One of the reasons big Canadian cities are such fun to live and work in is that they are filled with people of different languages, ethnicities, beliefs and perspectives; a vast variety of personalities that contribute to a vibrant culture. After all, the ability of diverse individuals to co-exist despite their differences is a good indicator of a thriving community.
The same can be said about a business that is able to incorporate its member’s personalities, ways of thinking and working. Although it sounds great, it is often easier said than done due to misunderstandings and conflict. Unfortunately, we don’t always get along with members of our team.
In the 1960s, David Merrill and Roger Reid, industrial psychologists, began to create The Social Styles Theory, a model widely used to explain how people learn and work. Their objective was to facilitate teamwork and conflict management. It is based on four building blocks, which they termed a set of Social Styles. Over time this has been adapted to include: the driver, the influencer, the supporter and the critical thinker.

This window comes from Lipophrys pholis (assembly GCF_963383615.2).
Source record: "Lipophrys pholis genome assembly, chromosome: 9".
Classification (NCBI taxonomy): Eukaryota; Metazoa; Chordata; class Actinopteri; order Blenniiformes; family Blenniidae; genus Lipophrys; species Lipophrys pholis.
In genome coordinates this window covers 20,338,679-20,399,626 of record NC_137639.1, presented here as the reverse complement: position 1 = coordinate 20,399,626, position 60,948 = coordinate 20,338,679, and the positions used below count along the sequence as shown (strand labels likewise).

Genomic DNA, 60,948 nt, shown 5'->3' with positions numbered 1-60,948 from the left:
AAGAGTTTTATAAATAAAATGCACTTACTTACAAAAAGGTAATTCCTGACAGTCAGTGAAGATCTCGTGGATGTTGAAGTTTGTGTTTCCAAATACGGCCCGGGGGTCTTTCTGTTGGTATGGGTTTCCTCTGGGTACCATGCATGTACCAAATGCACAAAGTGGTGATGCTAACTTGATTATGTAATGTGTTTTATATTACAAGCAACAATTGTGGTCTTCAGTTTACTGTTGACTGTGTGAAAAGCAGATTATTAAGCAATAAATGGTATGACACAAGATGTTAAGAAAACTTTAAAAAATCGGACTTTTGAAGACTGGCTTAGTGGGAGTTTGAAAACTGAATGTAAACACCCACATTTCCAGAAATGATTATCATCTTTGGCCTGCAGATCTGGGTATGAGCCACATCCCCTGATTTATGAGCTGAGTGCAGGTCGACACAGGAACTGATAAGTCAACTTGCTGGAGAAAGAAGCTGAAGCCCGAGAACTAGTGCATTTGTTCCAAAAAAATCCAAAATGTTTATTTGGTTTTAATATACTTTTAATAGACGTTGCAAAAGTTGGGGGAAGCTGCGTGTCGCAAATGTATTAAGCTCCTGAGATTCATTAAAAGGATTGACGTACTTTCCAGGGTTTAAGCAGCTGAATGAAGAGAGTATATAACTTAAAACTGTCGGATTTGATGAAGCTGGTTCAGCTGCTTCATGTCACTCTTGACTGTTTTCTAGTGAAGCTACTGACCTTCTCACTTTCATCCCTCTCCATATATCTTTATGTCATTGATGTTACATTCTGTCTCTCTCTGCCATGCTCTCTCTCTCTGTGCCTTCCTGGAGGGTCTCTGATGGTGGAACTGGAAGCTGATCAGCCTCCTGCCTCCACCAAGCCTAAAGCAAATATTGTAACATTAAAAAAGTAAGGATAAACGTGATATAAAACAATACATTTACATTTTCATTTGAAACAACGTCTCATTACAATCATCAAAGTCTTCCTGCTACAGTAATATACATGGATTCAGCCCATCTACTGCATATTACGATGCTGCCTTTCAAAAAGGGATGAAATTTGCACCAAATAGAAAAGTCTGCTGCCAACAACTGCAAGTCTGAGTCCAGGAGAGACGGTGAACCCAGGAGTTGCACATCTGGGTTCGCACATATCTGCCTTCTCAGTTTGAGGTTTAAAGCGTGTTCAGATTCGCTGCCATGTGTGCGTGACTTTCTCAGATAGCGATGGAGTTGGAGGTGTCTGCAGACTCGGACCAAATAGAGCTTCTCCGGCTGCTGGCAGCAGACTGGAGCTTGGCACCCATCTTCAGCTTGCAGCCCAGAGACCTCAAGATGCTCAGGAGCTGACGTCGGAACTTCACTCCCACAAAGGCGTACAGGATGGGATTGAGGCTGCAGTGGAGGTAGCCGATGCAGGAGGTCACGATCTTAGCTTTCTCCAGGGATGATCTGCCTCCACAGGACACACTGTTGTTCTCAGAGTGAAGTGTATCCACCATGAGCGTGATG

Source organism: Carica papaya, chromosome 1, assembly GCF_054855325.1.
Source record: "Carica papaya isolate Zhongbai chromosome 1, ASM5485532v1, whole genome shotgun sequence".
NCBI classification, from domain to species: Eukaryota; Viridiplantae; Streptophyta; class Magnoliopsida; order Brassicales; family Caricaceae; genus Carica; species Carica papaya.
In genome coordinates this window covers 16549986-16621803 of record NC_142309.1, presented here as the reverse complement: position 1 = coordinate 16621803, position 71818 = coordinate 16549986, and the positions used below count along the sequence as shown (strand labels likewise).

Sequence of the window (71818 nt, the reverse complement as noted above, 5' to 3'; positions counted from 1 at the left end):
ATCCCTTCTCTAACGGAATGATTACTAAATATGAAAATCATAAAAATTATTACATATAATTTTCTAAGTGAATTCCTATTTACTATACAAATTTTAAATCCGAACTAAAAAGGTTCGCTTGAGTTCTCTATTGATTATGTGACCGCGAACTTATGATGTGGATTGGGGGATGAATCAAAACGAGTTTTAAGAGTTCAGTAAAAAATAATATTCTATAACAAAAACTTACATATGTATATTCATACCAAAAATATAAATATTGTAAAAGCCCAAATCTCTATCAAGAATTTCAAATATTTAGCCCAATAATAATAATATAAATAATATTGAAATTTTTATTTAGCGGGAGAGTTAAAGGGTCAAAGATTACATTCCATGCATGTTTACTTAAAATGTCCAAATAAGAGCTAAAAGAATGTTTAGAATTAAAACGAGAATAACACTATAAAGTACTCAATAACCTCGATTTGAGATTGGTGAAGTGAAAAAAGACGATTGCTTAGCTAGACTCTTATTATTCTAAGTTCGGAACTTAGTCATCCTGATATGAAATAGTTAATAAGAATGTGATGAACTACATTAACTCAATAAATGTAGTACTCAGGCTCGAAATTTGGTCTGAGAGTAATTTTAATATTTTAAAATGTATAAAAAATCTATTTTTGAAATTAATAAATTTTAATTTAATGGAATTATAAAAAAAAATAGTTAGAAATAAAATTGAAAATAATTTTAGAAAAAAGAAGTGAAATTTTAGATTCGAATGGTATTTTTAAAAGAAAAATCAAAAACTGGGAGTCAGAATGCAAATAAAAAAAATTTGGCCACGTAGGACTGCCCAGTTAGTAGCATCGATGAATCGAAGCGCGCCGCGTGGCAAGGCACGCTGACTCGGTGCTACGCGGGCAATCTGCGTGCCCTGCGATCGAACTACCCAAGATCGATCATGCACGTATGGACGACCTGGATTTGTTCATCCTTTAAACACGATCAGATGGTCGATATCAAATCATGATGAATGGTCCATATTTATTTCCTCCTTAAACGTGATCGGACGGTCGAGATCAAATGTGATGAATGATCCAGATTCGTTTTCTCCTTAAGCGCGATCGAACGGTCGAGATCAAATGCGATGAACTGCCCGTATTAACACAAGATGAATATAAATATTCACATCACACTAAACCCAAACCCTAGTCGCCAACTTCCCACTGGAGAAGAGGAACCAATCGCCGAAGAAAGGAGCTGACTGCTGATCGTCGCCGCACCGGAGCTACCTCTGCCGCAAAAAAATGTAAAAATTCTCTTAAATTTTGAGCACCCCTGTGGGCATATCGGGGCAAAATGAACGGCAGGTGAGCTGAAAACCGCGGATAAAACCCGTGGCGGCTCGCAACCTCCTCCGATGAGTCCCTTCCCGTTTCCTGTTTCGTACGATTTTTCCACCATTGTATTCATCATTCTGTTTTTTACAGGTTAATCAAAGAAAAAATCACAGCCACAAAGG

These are all useful when used appropriately with the right people.
The Driver is more oriented toward working with objects than people. This person is an action-oriented “just do it” type of colleague. Their weakness is that they tend to be forceful when expressing their feelings and opinions, which leaves little or no room for others.
The Influencer prefers people to objects. They tend to express their emotions more freely. Their weakness is that they tend to have poor listening skills and sometimes seek too much attention.
The Supporter is the type of colleague who is relationship-oriented. They pride themselves on being personable, warm and friendly. However, they can have trouble negotiating.
The Critical Thinker is analytical, focusing on facts, stats, details, references and numbers. They have a strong need to be right and they will often use their logic to coerce others into agreement. Their tendency to perfectionism can make them slow to act.
So why is this important to you personally and professionally? Because our workplaces are invariably an assembly of different personalities. Leaders who are able to help different personality types co-exist in the workplace will minimize misunderstandings and interpersonal conflicts. Achieving success depends on embracing differences and learning to work together collaboratively and effectively.
 Wayne Vanwyck, Pure Selling (1992)